Thursday, April 16, 2009

ROTC Cadet will Join U.S. Senior Military Leaders at National Security Seminar

Joshua Lakey, an Army ROTC cadet from Florida A&M University (FAMU), will join senior United States military leaders at a National Security Seminar.

Lakey, an Atlanta, Ga. native, will travel to Lexington, Va. along with key military officials including Army Chief of Staff Gen. George W. Casey and Secretary of the Army Pete Geren.

Lakey earned the opportunity to participate in the George C. Marshall ROTC Seminar by being selected as the top Army ROTC cadet at FAMU. While in Lexington, Cadet Lakey will have the opportunity to directly interact with the key leaders in attendance and discuss a variety of issues directly bearing on national security.

Lakey is scheduled to be commissioned on August 7, 2009. At that time, he will accept duties as a Combat Arms Armor Lieutenant.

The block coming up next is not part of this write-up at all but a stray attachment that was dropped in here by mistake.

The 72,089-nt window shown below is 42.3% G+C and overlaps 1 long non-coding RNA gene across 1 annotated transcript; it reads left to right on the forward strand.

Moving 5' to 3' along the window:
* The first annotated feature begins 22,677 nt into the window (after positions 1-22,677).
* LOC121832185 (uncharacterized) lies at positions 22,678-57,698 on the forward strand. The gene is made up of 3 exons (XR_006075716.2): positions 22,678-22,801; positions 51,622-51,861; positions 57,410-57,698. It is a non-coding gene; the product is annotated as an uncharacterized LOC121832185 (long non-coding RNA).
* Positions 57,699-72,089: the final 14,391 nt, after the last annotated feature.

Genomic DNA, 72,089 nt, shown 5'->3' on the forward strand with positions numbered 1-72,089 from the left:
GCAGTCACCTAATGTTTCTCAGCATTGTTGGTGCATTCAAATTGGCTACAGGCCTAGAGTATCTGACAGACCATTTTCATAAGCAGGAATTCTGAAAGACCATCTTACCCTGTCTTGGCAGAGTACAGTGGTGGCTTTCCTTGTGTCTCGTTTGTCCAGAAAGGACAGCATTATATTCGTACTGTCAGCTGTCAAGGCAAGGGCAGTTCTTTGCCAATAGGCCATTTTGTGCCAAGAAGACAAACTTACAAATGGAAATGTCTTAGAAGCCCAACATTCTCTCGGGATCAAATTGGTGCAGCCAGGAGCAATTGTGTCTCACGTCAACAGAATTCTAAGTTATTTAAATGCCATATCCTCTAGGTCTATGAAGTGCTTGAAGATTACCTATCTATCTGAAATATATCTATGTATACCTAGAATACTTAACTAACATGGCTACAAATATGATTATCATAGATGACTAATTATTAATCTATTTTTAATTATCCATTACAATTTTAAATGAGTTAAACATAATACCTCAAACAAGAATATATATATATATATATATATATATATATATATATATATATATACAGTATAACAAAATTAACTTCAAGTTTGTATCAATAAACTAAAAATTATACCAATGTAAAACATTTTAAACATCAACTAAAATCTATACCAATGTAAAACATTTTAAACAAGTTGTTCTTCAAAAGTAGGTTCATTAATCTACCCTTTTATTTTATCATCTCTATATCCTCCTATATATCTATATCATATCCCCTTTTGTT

“Cadet Lakey has been a shining example of leadership excellence during his time here,” said Lt. Col. Jeffrey N. Williams, professor of Military Science at FAMU. “In addition to his ROTC activities – where he currently serves as our Cadet Battalion Commander – he is active in the community and has earned academic honors three times.”

Lakey is proud to be chosen to attend such a prestigious seminar.

“I’m deeply honored to be selected from among all of the seniors in the Army ROTC program here at the FAMU Rattler Battalion,” he said. “This is a once in a lifetime opportunity and I’m sure that it will give me insights that I can put to immediate use when I become a lieutenant in a few months.”

About the Marshall ROTC Seminar
The Marshall ROTC Seminar is in its 32nd year of existence. It is named in honor of George C. Marshall – who served as Army Chief of Staff during World War II. Subsequent to concluding his military career, Marshall served as Secretary of State and later as Secretary of Defense during the Truman Administration. His vigorous efforts to help the economies of Europe recover from the ravages of World War II earned him the Nobel Peace Prize in 1953.

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